This is a blog about soundtracks.
February 19, 2010 § Leave a comment
I am a music lover, not a music expert. So when I started writing this blog about soundtracks and their functionality in movies, I kept trying to use all these technical terms about octaves and rhythms and all this jargon that would only reveal my stupidity of the subject instead of highlighting any intelligence I may possess. So what I realized is simply this: I am a music lover. I love the way things sound, the way the notes intertwine with each other, the way the lyrics weave in and out of pianic melodies. Music is the universal unifier. I don’t need to understand the encyclopedia and the history of the evolution of music, I just need to like it.
And I love soundtracks.
Soundtracks are like the subplots to movies. Whereas the movie tells a story, the soundtrack has to reinforce that by telling its own story. The best soundtracks, in my humble opinion, are those that can stand alone. As in, you can listen to the album from start to finish and feel a story forming within the melodies and the lyrics. The worst compilations are those that can’t stand without the music to give it depth and meaning.
Such as Away We Go. I watched this movie for the first time last night and was continually in awe of the songs in the background. The movie screams simplicity in that it doesn’t try hard. At all. It is simply a representation of how messy life is. And the soundtrack works in the same way: it doesn’t parade pop culture, it isn’t filled with music played at college parties, it just, simply, is. Not only that, it weaves the score with the songs perfectly so that, unless you listen hard enough, you probably don’t know when the score ends and the soundtrack begins.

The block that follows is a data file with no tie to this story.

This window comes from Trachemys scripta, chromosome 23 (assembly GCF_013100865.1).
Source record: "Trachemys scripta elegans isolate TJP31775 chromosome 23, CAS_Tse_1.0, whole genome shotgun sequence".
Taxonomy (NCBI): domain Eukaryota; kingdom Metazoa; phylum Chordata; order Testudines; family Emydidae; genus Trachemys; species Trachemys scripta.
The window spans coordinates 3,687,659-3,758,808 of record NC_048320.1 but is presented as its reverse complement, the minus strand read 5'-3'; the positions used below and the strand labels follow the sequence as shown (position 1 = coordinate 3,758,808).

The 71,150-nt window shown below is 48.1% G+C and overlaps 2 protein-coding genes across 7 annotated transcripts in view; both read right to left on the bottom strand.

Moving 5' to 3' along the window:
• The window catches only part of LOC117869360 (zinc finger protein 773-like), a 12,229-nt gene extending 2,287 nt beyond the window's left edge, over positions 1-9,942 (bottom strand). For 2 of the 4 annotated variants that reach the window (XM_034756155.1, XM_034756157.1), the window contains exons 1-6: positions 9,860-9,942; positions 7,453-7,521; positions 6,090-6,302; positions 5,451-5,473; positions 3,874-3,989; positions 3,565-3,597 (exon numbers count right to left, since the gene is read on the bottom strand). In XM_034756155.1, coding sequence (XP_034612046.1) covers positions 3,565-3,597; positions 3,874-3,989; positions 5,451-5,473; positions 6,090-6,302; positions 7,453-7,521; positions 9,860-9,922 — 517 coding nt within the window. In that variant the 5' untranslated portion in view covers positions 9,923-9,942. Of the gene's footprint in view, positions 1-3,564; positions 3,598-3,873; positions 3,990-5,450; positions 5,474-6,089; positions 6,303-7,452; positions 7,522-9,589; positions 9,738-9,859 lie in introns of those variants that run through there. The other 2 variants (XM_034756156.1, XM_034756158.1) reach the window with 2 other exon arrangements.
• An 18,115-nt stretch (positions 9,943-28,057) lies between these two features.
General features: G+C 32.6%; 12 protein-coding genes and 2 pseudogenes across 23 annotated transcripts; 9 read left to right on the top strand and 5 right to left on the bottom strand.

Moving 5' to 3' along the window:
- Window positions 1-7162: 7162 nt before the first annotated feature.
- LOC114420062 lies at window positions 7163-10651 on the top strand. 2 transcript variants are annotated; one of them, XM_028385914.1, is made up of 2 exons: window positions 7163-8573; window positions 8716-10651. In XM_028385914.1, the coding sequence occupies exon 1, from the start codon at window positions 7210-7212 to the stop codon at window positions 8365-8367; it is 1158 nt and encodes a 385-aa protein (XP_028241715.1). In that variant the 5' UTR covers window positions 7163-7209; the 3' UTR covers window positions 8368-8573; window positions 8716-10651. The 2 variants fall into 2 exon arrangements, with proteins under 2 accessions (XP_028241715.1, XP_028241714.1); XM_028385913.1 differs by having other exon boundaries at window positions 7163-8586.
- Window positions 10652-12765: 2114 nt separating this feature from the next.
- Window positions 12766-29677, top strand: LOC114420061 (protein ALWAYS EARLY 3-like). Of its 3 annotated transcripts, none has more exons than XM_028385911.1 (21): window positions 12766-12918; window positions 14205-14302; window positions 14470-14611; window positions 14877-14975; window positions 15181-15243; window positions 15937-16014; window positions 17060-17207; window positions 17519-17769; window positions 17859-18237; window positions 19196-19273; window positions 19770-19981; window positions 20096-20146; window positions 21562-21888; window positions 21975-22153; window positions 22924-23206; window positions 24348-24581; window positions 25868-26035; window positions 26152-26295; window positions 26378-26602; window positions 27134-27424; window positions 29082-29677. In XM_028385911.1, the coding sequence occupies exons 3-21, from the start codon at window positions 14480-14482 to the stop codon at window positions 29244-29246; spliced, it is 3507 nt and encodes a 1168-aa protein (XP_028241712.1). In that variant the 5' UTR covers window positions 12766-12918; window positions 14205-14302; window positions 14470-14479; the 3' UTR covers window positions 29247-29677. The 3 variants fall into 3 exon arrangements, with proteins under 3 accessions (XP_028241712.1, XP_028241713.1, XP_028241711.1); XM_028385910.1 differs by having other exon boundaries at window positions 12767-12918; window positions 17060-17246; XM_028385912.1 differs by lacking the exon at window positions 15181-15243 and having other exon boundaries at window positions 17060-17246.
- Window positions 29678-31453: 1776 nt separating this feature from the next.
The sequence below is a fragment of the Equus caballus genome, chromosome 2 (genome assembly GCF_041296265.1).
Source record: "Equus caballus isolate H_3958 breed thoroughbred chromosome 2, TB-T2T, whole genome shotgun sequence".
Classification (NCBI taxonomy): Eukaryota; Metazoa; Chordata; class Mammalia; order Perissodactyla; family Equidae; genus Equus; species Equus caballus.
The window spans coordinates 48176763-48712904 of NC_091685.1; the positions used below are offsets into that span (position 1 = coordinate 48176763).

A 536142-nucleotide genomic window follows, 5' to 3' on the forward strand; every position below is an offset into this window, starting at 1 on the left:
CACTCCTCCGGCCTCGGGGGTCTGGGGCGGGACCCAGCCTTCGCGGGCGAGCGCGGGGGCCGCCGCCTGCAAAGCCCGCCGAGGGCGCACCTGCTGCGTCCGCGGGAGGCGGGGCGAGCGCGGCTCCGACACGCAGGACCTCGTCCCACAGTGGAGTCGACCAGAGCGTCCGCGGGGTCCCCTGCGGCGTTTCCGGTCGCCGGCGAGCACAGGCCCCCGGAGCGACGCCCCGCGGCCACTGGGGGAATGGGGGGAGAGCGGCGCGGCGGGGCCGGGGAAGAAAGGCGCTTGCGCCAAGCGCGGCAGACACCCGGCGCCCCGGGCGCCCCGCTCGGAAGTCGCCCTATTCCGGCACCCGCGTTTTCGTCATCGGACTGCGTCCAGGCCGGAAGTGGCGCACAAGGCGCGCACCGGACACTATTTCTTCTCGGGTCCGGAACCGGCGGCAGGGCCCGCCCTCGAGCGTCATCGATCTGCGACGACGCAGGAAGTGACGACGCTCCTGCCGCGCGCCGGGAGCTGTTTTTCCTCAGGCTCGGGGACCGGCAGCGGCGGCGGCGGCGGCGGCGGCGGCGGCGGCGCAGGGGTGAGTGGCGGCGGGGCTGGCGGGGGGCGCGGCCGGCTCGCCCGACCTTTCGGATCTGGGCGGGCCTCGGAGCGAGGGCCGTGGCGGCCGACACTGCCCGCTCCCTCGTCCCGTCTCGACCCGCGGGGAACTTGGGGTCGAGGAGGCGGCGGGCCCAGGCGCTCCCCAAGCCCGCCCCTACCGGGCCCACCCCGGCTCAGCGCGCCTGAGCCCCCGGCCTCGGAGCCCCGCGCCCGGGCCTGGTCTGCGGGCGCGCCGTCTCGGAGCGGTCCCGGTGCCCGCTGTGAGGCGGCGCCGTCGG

Which brings me, yet again, to The Lovely Bones. Because I am sadly disappointed that the movie missed out on a major part. Not only is there no soundtrack—which is also in the case of movies like Harry Potter, 300, and Gladiator—but it misses out completely on an original score.
Three major things music does in a movie:
1. Provides continuity. Usually there are two lines of action in a film: some sort of action/goal-oriented plot of the protagonist and an underlying heterosexual romantic plot between two or more characters. Music provides a link between the two, smoothes it over so the two don’t seem too unrelated.
2. Music is a manipulator. It tells us how we’re supposed to feel at a certain time, clues us in on major happenings. When the guy and girl meet, there is a subtle melody that begins, and throughout the movie, as their love grows, the melody builds.
3. It enhances the visual. It becomes the excess, so to speak, so that when you watch a motion picture with silent characters, the music is able to sustain the action.
Things a Soundtrack Needs to be Good
–A good sound. A soundtrack needs to be able to be played from the first to the last with no skipping, no shuffling. It has to have enough substance to go from song number one straight to the end.
–Like movies, a soundtrack can’t try too hard. Like when you make a mix cd and you search for hours to find the perfect songs. A good soundtrack has to flow.
–It needs to be able to re-create the movie without re-creating the story. I don’t want to listen to a compilation of songs only to replay the movie in my head. I would watch the movie in that case.